The pain of sexual abuse is a topic many people don't often connect to childbirth, but there are profound implications for a woman that has endured this type of abuse. She may be approaching childbirth with great fear and trepidation because of something painful that took place in her past. She may be absolutely terrified of the pain she is likely to feel in the most private areas of her body and mind or she may have very real fears about being totally exposed in front of others that she barely knows. As I surveyed women, this topic came up as did the worry about having a doctor who would be "gruff," harsh, or insensitive with them. (I'm thankful I never had this at any of my births, but I have heard other stories from women who sadly did not have the same experience.)
Childbirth is a profoundly intimate time, which is one reason why I am always so honored to have the opportunity to serve women at their births. But in cases where a woman has endured sexual trauma, my role as doula is even more crucial.
If you are reading this and you relate to this topic, I'm so deeply sorry. My heart aches for you and what you have gone through. Here are a few things that I hope and pray will help you as you prepare to deliver your baby.
First, and I think most importantly, seek professional counseling, but only from someone that specializes in sexual abuse and trauma. Seek out recommendations. Make sure you check on insurance to know how much they will cover and how many sessions are included in the coverage. A good counselor will walk you through some dark rooms of your past that may have been locked for a long time, or perhaps you may have even thrown away the key a long time ago. He or she will take your hand, and together you will unlock the door, walk into the room and begin to bring those painful memories to light again. This will not be easy. It will take courage. But I promise you, healing will come if you do the hard work of unpacking your feelings and talking through the pain and fears that you may have kept pent up inside for a very long time. This is an important step in your journey (maybe the first one you've ever taken) toward healing that pain. The pain never will completely go away, and you will never forget, but healing is possible with the right help and support.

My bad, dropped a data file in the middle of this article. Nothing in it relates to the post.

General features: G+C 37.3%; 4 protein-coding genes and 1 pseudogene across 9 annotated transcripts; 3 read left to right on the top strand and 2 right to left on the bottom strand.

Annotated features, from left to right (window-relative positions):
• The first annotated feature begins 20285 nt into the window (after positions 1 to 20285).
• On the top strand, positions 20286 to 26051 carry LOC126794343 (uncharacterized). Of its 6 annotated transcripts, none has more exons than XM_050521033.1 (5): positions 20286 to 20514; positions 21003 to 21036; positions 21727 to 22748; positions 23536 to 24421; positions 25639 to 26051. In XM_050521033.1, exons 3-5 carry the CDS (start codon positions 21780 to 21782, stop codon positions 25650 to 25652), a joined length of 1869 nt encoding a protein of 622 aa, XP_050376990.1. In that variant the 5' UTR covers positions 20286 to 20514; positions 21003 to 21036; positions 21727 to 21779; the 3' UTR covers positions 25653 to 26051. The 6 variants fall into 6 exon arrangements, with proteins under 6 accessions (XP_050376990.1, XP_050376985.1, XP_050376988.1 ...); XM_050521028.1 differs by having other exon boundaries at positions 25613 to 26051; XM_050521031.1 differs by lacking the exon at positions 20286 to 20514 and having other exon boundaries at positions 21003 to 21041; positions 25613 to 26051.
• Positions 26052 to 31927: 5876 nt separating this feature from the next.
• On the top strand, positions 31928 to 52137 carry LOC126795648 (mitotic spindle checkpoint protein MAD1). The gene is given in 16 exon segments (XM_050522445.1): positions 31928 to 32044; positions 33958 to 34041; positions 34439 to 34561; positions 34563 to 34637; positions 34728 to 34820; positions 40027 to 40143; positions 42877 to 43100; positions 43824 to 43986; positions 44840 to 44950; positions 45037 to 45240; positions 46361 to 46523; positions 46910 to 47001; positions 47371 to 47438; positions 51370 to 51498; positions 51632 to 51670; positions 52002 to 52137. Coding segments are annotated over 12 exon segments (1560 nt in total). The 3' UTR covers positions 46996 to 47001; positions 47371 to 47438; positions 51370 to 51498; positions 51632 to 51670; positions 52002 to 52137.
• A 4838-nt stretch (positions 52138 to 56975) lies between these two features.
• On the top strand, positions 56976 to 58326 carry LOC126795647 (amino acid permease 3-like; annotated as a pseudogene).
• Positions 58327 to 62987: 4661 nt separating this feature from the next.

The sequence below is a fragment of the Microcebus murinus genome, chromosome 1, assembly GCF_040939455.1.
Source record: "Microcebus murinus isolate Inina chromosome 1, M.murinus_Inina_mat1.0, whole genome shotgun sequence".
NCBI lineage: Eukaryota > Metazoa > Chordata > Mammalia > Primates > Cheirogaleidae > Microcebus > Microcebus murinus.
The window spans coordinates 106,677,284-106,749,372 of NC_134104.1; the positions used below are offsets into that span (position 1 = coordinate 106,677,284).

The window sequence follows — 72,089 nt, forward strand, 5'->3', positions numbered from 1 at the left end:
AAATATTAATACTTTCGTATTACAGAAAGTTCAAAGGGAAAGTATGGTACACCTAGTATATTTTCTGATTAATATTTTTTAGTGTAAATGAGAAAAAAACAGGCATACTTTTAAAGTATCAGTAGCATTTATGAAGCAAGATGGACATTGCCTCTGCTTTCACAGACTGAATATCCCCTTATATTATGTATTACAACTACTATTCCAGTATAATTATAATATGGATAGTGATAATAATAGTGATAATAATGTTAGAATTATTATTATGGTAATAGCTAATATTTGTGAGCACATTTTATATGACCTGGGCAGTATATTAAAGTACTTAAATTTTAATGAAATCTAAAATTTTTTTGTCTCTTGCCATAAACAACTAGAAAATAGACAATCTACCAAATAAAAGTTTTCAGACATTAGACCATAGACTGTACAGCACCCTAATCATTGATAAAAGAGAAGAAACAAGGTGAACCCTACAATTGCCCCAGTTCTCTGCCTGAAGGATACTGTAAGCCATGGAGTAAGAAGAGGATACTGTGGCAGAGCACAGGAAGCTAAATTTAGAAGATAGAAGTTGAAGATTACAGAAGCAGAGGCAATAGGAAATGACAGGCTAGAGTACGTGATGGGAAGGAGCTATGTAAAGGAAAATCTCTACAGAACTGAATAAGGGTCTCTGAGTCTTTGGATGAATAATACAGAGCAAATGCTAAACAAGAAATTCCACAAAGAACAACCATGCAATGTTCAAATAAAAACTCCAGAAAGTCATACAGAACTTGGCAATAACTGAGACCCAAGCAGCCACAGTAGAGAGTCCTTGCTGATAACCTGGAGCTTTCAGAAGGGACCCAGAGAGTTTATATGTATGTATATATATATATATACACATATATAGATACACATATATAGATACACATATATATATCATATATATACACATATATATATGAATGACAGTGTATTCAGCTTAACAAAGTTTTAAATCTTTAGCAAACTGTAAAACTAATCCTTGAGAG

Next, you may find that reading "When Survivors Give Birth" by Penny Simkin will be very helpful. There are other books like this, but this one truly helps women understand the triggers that pregnancy and childbirth can bring up in a survivor.
Finally, consider the following factors when preparing for the birth:
If this post has resonated with you personally, it is my sincere hope that it has been helpful to you. I wish this topic didn't have a place in our world, but sadly, it does, and far too many people have been affected in this way.
Please feel free to send me a private message via my facebook page (Happi Birth, Doula). I would love to continue the conversation with you. As always...
Thanks for reading!
Happi loves serving families in the Northwest Suburbs of Chicago as a labor doula and childbirth educator. When she's not at a birth, she loves spending time her husband and three boys.